Below is the Twitter thread by @naval that we discussed, combined into one continuous blog post:
Some of the highlights from our discussion:
Despite societal pressures and patterns of 'short-termism', there is great value in long-term thinking. We underestimate what we can achieve in a decade and overestimate what we can achieve in a month. In order to be successful, we should pick anything and do it for 10 years – if you can repeat something for long enough, the chances of it being successful are going to be really high. When we’re younger we lack that foresight and long-term vision; in fact, we go through most of our early life with 1 year milestones – moving up through school and exams. Throughout the first 21/22 years of our lives we’re in a system with some sort of milestone and framework and the two year chunk becomes the default time horizon by which we evaluate things. But if we try to break out of this two-year mindset, we can come up with some conclusions which we wouldn’t arrive at otherwise. For example, if we’re thinking, ‘I’m going to live for the next 50 years, if I value personal growth and expanding my box, it’s a no brainer to spend 2 out of the next 80 years living in another country’. This isn’t a conclusion you’d reach if you were only thinking in terms of 2 year gaps.
The earlier that you can recognise the effects of compound interest, the greater the benefits that you can accrue from investing in this concept over the long term. By improving in some way by 1% every time you do something or every day of the year, the effects will perpetuate and compound.
Leverage is one of the most powerful concepts that we should all try to utilise. As Archimedes wrote “give me a lever long enough and a place to stand and I will move the earth”. Finding ways to ‘lift’ more than you could otherwise do on your own is incredibly powerful. For example, if you’re running a company, hiring people can afford you more leverage than you would otherwise have operating on your own. On your own, you have 24 hours in a day, hiring 10 people you know have, theoretically, 240 hours in your control. In terms of personal finance, mortgages have a similar leveraging effect – they enable people to leverage their money in a way that you simply cannot do with many, if any, other purchases.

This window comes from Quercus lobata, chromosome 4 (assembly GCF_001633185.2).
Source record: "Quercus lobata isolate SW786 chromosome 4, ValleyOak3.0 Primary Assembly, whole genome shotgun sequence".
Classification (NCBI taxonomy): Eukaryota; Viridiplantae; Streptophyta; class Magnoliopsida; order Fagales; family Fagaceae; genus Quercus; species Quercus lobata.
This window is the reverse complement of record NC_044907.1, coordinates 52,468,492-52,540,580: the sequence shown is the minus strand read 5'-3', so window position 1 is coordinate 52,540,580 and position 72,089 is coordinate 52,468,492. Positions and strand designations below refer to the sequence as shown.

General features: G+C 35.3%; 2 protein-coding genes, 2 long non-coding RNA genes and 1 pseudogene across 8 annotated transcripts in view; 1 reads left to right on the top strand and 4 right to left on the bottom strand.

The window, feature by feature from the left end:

Try to becoming the best at what you do. This is the idea that you should try and be the only person that does what you do – try not to be the best in a highly competitive game but instead define your own pathway so narrowly that there are so few people competing in that category. This chimes with idea put forward in Alex Banayan’s book the Third Door – here is an excerpt that encapsulates his argument:
Life, business, success…it’s just like a nightclub. There are always three ways in.
There’s the First Door: the main entrance, where the line curves around the block; where 99 percent of people wait around, hoping to get in. There’s the Second Door: the VIP entrance, where the billionaires, celebrities, and the people born into it slip through. But what no one tells you is that there is always, always…the Third Door. It’s the entrance where you have to jump out of line, run down the alley, bang on the door a hundred times, crack open the window, sneak through the kitchen—there’s always a way.
- Naval's tweetstorm "How to get rich (without getting lucky)"
- Wait but Why - How to Pick a Career (That Actually Fits You)
- Paul Graham - The Lesson to Unlearn
- Paul Graham - The Bus Ticket Theory of Genius
- Drinking the Kool Aid - Wikipedia
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